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Mail crowd rallies for choice

Some of the catalog industry’s major players stood last week in support of mail preference service Catalog Choice, including Wil­liams-Sonoma, Orchard Brands, LL Bean and Crate & Barrel. The kudos come barely a year after the service launched with a less-than-friendly reception from the industry. The Direct Marketer’s Association also made its own mail preference news last week, as word got out that it’s planning an upgrade of its DMAChoice mail preference service at its annual conference next month.

“Catalogers should make it easy for consumers to express their mail preferences — that’s a fundamental responsibility,” said Pat Connolly, EVP and CMO for Williams-Sonoma Inc., adding that, while DMAChoice is one option, he believes there is a need for another.

“There are a lot of consum­ers who see an independent third-party as credible,” Con­nolly explained. “The reason that the industry leaders chose to work with Catalog Choice is because it’s free, it’s easy to use and it abides by strict standards of privacy and names reuse,” he said, adding that “no other [third-party independent] service can meet these standards.” Currently, Williams-Sonoma only accepts names for opting out from DMA­Choice, Catalog Choice and its own mail preference service.

Catalog Choice also received the endorsement of industry group American Catalog Mail­ers Association this week. ACMA created a task force last fall to investigate the growing number of mail preference services and is now asking catalogers to include Catalog Choice in their efforts to execute mail preference.

When Catalog Choice made its debut last fall as a third-party independent opt-out mail service, it was amid cries of outrage from some catalogers, who had never heard of this organization that was suddenly sending them lists of customers it wanted taken off of mailing lists. The DMA has also questioned the group’s motives, since it’s backed by environmental groups, the National Resources Defense Council and the National Wildlife Federation.

Catalog Choice hopes to put these concerns to rest now that several indus­try stalwarts have signed up. More than 1 million consumers have signed up for the service in less than a year. The DMA’s DMAChoice program has more than 4 million registered users.

“There’s no question that when we launched our service, there was a push back from the industry,” said Chuck Teller, executive director at Catalog Choice. He is hopeful the number of merchants signed up for the service will increase significantly in the coming months now that Williams-Sonoma and others have signed up. “It’s important to have some of the major mer­chants join” in order to provide leadership, he said. More than 260 merchants have signed up for Catalog Choice.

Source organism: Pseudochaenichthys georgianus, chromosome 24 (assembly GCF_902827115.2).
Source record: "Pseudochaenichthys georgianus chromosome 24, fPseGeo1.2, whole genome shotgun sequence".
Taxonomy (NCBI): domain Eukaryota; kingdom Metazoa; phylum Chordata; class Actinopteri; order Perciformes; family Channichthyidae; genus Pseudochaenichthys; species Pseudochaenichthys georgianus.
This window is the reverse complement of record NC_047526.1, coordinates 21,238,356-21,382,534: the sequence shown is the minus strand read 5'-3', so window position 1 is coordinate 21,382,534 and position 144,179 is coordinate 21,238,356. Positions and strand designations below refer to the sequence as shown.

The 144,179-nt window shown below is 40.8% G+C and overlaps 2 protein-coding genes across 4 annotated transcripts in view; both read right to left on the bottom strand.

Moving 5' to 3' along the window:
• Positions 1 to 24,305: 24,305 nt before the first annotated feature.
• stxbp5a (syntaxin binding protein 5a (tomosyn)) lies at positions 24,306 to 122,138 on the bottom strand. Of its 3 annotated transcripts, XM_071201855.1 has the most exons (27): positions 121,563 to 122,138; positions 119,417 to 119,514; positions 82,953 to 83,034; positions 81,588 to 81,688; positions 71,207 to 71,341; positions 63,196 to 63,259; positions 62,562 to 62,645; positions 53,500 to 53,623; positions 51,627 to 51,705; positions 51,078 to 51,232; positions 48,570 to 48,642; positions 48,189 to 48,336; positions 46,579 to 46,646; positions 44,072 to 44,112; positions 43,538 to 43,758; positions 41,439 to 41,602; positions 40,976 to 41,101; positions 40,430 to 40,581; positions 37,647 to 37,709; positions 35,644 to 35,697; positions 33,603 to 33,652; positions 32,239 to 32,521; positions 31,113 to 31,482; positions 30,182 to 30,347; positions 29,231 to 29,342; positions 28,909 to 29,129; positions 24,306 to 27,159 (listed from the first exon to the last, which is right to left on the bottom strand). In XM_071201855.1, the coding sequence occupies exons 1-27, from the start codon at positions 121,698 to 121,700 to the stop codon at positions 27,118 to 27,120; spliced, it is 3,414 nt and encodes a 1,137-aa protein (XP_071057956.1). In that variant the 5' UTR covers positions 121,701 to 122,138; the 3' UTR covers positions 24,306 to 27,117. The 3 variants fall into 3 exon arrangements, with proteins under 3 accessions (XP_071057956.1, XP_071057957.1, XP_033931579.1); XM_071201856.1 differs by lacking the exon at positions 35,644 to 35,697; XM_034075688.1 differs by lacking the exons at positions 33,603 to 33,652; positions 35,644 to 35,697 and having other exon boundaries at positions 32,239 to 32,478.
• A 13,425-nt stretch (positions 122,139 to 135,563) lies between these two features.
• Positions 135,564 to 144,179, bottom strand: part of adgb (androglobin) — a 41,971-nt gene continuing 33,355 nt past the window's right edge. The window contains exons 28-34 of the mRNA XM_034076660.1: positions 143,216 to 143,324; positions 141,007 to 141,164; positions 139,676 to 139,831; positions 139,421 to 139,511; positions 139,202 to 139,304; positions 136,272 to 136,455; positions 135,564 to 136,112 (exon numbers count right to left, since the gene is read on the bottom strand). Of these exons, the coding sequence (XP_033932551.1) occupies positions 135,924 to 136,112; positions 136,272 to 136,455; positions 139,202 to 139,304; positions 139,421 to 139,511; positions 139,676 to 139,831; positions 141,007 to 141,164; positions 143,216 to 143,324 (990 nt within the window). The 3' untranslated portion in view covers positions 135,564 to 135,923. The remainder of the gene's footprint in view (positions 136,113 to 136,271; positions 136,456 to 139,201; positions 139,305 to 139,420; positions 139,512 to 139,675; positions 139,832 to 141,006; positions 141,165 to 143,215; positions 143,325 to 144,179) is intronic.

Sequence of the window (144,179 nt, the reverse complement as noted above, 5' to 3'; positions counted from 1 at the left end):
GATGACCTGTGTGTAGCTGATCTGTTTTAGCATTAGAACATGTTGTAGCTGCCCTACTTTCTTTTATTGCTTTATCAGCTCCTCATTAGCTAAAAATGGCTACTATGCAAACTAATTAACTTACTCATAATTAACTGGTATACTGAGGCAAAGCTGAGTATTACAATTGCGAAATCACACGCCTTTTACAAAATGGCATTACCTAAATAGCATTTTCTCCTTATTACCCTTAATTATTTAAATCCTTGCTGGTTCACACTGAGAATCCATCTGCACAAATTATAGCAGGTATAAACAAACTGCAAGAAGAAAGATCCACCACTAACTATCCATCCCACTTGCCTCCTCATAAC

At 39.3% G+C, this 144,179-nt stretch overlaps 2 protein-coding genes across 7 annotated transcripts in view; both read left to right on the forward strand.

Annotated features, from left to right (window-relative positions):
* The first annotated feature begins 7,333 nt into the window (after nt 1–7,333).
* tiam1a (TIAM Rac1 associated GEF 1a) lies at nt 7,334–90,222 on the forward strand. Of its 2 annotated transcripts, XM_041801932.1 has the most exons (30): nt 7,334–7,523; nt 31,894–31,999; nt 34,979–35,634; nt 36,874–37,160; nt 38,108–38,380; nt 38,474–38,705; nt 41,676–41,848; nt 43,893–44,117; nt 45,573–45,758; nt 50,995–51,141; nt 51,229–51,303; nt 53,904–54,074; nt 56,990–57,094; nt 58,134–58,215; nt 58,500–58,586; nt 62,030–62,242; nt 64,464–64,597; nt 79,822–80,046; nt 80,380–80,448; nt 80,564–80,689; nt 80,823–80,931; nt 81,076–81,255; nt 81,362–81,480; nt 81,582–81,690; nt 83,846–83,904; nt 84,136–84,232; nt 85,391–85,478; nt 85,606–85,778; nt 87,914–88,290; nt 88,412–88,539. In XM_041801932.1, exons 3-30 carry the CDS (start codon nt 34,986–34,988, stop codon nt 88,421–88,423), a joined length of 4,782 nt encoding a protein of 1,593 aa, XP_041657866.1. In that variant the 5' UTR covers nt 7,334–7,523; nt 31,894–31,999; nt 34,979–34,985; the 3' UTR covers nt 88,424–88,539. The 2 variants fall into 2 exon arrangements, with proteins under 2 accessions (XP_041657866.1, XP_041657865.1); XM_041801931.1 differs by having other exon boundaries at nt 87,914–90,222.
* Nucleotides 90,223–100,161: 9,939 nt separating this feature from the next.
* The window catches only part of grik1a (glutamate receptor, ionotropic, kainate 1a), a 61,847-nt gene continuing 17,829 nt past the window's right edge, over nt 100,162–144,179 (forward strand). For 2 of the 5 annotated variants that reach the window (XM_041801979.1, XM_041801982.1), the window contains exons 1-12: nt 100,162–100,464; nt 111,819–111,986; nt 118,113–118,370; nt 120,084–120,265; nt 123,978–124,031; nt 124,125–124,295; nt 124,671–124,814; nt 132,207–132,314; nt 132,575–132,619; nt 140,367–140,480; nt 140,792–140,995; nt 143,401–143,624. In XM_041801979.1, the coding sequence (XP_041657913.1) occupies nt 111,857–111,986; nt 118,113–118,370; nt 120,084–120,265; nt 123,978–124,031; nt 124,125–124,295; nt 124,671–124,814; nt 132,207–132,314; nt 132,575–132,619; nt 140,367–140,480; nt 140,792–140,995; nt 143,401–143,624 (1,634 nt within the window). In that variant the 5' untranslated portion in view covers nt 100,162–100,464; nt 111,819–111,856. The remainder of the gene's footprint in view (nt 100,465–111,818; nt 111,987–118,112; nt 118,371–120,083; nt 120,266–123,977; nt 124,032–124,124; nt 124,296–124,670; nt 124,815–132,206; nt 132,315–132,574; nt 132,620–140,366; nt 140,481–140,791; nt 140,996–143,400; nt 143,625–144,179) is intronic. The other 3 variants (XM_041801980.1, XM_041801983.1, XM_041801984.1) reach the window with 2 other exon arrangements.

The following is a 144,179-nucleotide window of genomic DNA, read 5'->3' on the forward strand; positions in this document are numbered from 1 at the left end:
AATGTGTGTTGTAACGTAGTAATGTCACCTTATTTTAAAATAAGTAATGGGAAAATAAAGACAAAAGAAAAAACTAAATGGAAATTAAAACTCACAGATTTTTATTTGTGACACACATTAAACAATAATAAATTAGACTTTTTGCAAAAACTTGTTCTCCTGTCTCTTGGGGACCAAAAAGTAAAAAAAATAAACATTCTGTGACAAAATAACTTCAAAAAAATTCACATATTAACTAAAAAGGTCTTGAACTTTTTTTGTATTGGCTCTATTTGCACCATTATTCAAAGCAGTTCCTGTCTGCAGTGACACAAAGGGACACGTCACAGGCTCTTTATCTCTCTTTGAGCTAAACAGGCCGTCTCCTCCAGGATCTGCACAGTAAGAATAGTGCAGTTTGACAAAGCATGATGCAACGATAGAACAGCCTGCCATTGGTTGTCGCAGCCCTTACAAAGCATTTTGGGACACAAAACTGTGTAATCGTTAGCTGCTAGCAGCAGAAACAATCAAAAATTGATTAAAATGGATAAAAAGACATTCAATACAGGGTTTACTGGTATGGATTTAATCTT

The muscle provided by these names is not only good for Catalog Choice but for the industry as well, said Teller. “Showing that a voluntary mail preference system works is an important step in showing that the industry can self-regulate,” he said, referring to the numerous Do Not Mail bills in state legislatures nationwide.

The rapprochement between Catalog Choice and the catalog industry came after months of conversations and work on developing a new licensing agreement with which merchants such as Williams-Sonoma would be comfortable.

The previous license agreement was mainly a software license and privacy agreement. “It wasn’t detailed in terms of the obligations it set forth for the merchants and it wasn’t explicit in terms of our obliga­tions,” Teller explained. The new pact states Catalog Choice’s position to not advocate for federal or state legislation regarding Do Not Mail issues and insures that names collected through the service will not be rented, sold or exchanged with any third party unaffiliated with the service. The revised agreement gives mailers 90 days to act on mail preference requests.

Catalog Choice can now provide mer­chants with an e-mail address that is unique to each consumer and each catalog title, so merchants can send consumers an acknowl­edgement. Catalog Choice is not releasing consumers’ e-mail addresses.

“What we’ve done is develop a new cus­tomer service application,” Teller said of the newly robust Catalog Choice platform. The organization is also testing frequency preference with merchants, enabling con­sumers to choose how often they would like to receive catalogs during the year. In the coming months, Catalog Choice will provide retailers the ability to offer the Catalog Choice mail preference application as a hosted service on their own Web sites and with their own branding.

Within a year, the DMA’s mail preference program went from the Mail Preference Service, a binary opt-out list that charged consumers $1 to register, to DMAChoice, a free online registry that allows opt-outs on a company-by-company basis. DMA President John Greco said that the new ser­vice being announced next month will be more granular than previous offerings.

“We took [the MPS platform] as far as we could — but we knew we wanted to do more,” Greco said. In addition to mail opt-outs, the association plans to roll out an e-mail opt-out capability within the new platform. “It’s a really consumer-friendly portal representing more than just mail. It’s about informing merchants’ integrated marketing efforts,” Greco said.

While he did not comment specifically on competitive mail preference services, Greco said the following: “Other third par­ties may approach merchants with opt-out systems; I hope that those merchants look at some basic principles that [the DMA adheres to].”

In addition to promoting merchant-to-consumer direct contact, he referenced not using collected names for anything beyond list suppression and referencing direct mail in “a non-disparaging way.”

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